Thank you to BibleHub.com for help with the Biblical verses. J

Thursday, March 17, 2016

Think Before You Judge


3/17/16: Happy St. Patrick’s Day!

  “If we claim to be without sin, we deceive ourselves and the truth is not in us.”
                                                                                                      -1 John 1:8, NIV

“I’d never do that,” and “Wow, what an idiot!”  These were the types of things I’d say about people once upon a time when I was younger and really judgmental about other people’s lives.  I didn’t think before I spoke, and I never thought I’d do anything that could possibly make me look as dumb as the people I was criticizing.  I was wrong.
    
I have done plenty of things over the years since that time (and before) that I’m not proud of.  I have broken some of the Ten Commandments, gossiped (though I learned a valuable lesson about doing that when it happened to me), and I’ve judged others for things I had no right to judge them for.  People say, “Don’t judge me unless you’ve walked a mile in my shoes.”  While I can’t go back in time and explain to my younger self just how important this piece of advice is, I can reach out to people and tell them what I’ve learned.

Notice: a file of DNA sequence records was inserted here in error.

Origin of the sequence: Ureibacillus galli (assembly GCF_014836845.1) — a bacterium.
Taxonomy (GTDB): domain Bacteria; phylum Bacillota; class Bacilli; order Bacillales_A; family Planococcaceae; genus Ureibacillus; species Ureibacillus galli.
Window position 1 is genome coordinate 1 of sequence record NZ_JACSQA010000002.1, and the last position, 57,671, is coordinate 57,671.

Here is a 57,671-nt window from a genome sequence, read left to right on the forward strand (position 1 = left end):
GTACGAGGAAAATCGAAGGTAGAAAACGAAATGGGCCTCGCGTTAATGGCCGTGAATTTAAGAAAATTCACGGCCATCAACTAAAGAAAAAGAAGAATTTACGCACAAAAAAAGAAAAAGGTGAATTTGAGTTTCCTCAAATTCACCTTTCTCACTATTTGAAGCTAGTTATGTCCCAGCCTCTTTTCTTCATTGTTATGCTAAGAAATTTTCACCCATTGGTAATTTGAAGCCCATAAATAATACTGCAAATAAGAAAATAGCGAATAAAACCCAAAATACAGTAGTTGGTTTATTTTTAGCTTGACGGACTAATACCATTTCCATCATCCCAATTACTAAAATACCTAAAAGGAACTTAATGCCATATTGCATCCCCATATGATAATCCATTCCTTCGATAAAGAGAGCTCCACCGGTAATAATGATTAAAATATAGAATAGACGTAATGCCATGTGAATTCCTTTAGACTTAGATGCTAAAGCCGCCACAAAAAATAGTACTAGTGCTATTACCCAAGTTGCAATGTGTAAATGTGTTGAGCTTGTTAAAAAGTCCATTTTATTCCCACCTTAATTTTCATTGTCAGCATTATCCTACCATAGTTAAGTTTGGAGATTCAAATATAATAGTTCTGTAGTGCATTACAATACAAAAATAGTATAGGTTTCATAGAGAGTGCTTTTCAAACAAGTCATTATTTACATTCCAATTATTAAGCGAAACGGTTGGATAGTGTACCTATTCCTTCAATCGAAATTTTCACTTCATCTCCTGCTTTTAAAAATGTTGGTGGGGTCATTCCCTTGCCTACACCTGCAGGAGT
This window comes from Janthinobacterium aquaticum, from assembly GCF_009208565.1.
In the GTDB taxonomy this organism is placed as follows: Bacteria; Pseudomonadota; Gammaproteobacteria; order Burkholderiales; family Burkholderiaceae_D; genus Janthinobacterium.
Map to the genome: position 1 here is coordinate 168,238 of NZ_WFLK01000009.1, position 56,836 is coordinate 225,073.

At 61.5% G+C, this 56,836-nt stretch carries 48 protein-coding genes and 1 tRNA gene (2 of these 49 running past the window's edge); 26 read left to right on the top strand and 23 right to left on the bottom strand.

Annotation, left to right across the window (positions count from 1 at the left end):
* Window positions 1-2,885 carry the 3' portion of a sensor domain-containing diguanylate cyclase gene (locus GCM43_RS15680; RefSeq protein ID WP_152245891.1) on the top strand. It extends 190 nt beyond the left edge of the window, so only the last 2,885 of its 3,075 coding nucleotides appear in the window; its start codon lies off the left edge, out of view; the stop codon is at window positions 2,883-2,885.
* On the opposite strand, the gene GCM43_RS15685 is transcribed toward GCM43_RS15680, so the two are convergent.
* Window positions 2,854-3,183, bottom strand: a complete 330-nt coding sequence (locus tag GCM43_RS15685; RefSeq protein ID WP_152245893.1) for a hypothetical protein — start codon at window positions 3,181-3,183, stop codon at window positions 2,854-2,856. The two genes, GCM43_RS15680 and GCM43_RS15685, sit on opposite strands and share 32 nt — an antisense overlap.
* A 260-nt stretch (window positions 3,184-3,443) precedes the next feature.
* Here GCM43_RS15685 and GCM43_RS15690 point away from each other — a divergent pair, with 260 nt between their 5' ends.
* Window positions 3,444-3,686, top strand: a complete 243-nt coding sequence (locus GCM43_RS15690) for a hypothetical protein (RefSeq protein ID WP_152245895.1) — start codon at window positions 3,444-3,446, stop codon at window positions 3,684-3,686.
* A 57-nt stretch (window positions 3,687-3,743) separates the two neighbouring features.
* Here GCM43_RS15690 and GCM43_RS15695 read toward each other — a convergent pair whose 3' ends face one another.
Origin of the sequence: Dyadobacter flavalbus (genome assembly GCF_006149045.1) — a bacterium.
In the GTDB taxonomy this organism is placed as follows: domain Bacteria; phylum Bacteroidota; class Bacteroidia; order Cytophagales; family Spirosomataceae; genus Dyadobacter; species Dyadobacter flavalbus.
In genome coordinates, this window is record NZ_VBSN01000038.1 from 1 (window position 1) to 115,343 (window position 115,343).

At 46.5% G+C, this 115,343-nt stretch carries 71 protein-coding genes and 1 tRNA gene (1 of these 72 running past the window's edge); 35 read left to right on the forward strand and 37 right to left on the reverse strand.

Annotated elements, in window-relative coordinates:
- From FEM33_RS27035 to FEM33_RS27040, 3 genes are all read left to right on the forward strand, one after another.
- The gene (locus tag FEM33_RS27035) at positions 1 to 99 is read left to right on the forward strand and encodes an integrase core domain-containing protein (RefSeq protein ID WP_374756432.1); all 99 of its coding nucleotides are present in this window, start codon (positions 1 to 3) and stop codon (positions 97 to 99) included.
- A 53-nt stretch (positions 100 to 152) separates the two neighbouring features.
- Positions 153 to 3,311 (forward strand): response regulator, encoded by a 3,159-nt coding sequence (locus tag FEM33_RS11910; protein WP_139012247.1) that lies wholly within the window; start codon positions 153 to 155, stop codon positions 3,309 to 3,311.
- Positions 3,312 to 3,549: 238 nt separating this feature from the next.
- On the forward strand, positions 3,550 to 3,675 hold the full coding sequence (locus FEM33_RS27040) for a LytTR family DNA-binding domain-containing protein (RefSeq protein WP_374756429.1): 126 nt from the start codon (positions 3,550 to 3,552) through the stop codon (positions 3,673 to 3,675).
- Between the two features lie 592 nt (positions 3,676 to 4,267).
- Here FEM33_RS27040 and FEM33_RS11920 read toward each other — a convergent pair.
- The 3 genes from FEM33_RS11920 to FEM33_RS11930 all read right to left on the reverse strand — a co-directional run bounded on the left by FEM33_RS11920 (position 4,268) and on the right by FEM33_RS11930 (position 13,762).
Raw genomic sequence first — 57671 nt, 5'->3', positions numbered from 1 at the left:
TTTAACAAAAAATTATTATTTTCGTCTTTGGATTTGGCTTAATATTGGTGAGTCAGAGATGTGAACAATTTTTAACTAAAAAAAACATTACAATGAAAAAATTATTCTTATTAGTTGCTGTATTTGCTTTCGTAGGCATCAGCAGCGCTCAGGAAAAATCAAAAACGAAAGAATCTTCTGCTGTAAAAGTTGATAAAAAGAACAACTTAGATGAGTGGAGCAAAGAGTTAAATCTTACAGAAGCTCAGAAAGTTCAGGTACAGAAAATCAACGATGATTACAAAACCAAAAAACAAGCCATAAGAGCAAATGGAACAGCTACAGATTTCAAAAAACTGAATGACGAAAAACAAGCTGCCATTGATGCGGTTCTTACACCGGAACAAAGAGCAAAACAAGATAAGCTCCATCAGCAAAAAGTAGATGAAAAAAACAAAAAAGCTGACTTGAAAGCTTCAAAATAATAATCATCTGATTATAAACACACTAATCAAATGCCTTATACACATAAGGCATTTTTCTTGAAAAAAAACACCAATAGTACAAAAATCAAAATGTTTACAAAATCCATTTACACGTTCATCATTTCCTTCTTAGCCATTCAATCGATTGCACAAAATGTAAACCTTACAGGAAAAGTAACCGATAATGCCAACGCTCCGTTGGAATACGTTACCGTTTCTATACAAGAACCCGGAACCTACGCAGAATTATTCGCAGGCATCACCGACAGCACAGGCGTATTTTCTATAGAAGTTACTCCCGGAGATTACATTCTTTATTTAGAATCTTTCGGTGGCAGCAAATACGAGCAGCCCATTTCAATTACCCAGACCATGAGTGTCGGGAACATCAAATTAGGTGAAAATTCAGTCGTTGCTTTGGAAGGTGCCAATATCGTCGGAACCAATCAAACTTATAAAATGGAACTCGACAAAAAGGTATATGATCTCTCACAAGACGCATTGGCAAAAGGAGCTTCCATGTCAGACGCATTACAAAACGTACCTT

Nobody is perfect.  It’s such an easy thing to say, and it’s something I hear all the time and often say myself.  Yet, the ironic thing is, even when we know in our hearts that people make mistakes, most of us still find ourselves automatically judging someone when they do.  I don’t think we even mean to do it.  It’s like there is something inside of us that can’t resist pointing out the faults of others.  Maybe it makes us feel like we are somehow superior to everyone else, that our faults can’t possibly be as horrible as the faults of those we wag our tongues about.  Even when we know nobody is perfect, we still can’t resist expressing our disdain for those who draw attention to their imperfections. We might not voice what we are really thinking out loud, but that doesn’t necessarily stop us from forming an opinion about the person, even when that opinion is based off the little information that’s available to us.